Andrew Jackson

Author : Richard E. Ellis
ISBN : 1568027001
Genre : Biography & Autobiography
File Size : 33. 29 MB
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Each volume in the American Presidents Reference Series is organized around an individual presidency and gathers a host of biographical, analytical, and primary source historical material that will analyze the presidency and bring the president, his administration, and his times to life. The series focuses on key moments in U.S. political history as seen through the eyes of the most influential presidents to take the oath of office. Unique headnotes provide the context to data, tables and excerpted primary source documents. ''''Andrew Jackson, born in 1767, attained the rank of major general. Through his military exploits during the war of 1812, Jackson was nicknamed 'Old Hickory.' His victory in the Battle of New Orleans helped launch his political career. Although Senator Jackson won the most electoral votes in the 1824 presidential election, the race was thrown in the House of Representatives where John Quincy Adams prevailed. Four years later he defeated Adams and became the seventh president of the United States. He was the first westerner to be elected by the common man and not the elite, and the first to be a target of a presidential assassin. With the turmoil of the times, Jackson was confronted with sectional politics, nullification threats, and the responsibility of removing Native Americans from their ancestral homes. Jackson died in 1845. ''This new volume on the Andrew Jackson presidency will cover: '''' Economic development '' The new Democratic Party '' Native Americans '' The Bank of the United States '' Sectionalism '' His millitary career '' Personal scandal '' '' ''

The Webster Hayne Debate

Author : Christopher Childers
ISBN : 9781421426150
Genre : History
File Size : 39. 56 MB
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Two generations after the founding, Americans still disagreed on the nature of the Union. Was it a confederation of sovereign states or a nation headed by a central government? To South Carolina Senator Robert Y. Hayne and others of his mindset, only the vigilant protection of states’ rights could hold off an attack on the southern way of life, which was undergirded by slavery. Massachusetts Senator Daniel Webster, on the other hand, believed that the political and economic ascendancy of New England—and the nation—required a strong, activist national government. In The Webster-Hayne Debate, Christopher Childers focuses on the sharp dispute that engaged Webster and Hayne in January 1830. During Senate discussion of western land policy, Childers explains, the senators’ exchanges grew first earnest and then heated, finally landing on the question of union—its nature and its value in a federal republic. Childers argues that both Webster and Hayne, and the factions they represented, saw the West as key to the success of their political plans and sought to cultivate western support for their ideas. A short, accessible account of the conflict and the related issues it addressed, The Webster-Hayne Debate captures an important moment in the early republic. Ideal for use in college classrooms or for readers interested in American history, this book examines a pivotal moment and a critical problem in the history of US politics. It also shows how Americans grappled with the issues of nationalism, sectionalism, and the meaning of union itself—issues that still resonate today.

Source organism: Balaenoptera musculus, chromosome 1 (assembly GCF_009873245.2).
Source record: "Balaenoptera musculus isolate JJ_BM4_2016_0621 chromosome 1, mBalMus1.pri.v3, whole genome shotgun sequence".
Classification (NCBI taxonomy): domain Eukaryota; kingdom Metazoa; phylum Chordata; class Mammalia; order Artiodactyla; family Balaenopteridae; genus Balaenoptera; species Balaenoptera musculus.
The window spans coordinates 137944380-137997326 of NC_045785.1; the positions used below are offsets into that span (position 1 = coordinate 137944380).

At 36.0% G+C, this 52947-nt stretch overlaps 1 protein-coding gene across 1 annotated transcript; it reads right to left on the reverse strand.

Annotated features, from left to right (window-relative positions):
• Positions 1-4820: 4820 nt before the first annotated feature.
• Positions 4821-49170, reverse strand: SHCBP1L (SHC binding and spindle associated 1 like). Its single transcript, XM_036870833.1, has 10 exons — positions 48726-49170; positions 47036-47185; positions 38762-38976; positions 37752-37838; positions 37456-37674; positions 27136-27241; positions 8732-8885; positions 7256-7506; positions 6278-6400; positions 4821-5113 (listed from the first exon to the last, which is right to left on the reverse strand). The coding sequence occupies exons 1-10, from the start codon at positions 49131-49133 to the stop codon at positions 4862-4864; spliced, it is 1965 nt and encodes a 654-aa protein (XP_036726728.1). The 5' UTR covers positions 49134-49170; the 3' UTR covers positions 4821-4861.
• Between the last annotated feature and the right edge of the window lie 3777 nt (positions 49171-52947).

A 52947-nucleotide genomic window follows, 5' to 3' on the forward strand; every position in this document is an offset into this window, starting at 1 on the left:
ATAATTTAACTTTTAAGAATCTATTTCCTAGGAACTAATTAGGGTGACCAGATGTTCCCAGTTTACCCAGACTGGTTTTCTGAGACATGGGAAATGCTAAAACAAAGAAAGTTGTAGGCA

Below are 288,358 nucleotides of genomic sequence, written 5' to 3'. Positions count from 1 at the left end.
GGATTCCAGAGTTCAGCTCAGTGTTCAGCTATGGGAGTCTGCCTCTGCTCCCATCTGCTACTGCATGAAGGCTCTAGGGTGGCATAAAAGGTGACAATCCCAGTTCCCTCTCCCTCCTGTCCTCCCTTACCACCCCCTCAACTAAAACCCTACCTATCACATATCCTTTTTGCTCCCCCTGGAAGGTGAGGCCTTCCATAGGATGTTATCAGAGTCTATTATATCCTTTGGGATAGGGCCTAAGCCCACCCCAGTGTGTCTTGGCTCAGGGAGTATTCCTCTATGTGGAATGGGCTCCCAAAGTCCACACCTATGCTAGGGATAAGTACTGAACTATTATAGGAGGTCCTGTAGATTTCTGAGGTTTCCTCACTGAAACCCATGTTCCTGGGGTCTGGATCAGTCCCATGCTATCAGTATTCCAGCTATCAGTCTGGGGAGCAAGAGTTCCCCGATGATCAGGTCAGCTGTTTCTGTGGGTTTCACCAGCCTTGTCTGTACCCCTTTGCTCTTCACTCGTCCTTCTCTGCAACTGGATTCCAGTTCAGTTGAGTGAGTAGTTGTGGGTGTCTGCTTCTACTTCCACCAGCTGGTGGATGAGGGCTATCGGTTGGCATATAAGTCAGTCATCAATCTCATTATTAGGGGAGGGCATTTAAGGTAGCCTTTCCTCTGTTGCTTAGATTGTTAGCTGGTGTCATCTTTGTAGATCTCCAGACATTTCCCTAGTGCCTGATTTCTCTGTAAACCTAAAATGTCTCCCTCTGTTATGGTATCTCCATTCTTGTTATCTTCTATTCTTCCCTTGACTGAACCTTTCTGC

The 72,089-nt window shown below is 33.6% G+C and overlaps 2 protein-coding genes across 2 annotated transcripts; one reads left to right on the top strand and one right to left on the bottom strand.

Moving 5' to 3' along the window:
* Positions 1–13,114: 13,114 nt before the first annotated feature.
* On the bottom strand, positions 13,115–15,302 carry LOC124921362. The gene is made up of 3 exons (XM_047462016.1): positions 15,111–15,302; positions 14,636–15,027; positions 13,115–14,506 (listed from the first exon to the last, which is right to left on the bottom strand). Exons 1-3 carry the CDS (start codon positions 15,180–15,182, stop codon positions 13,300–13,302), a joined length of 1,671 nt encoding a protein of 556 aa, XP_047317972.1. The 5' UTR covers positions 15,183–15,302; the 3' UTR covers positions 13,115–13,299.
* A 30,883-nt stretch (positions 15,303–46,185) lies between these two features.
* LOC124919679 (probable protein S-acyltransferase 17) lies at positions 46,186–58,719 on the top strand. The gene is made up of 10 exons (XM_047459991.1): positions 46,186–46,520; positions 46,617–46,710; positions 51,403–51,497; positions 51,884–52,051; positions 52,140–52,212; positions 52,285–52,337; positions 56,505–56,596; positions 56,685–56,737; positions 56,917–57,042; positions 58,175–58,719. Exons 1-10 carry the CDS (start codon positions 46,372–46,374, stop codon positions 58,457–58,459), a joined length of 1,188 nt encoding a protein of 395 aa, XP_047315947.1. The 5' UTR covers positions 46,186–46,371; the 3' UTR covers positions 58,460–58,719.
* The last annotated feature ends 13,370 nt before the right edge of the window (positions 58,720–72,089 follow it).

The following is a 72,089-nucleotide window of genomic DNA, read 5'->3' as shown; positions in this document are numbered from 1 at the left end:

Martin Van Buren

Author : Edward L. Widmer
ISBN : 0805069224
Genre : Biography & Autobiography
File Size : 84. 12 MB
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Examines the life and presidency of Martin Van Buren, describing his failed efforts to control such issues as slavery and the great banking panic of 1837.

Federalism

Author : Robert P. Sutton
ISBN : 0313315310
Genre : History
File Size : 72. 1 MB
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Commentary and fifty-four primary documents are used to explore eight issues involving the rights of the federal government, including the Sedition Act of 1798 and the 1896 decision in Plessy v. Ferguson.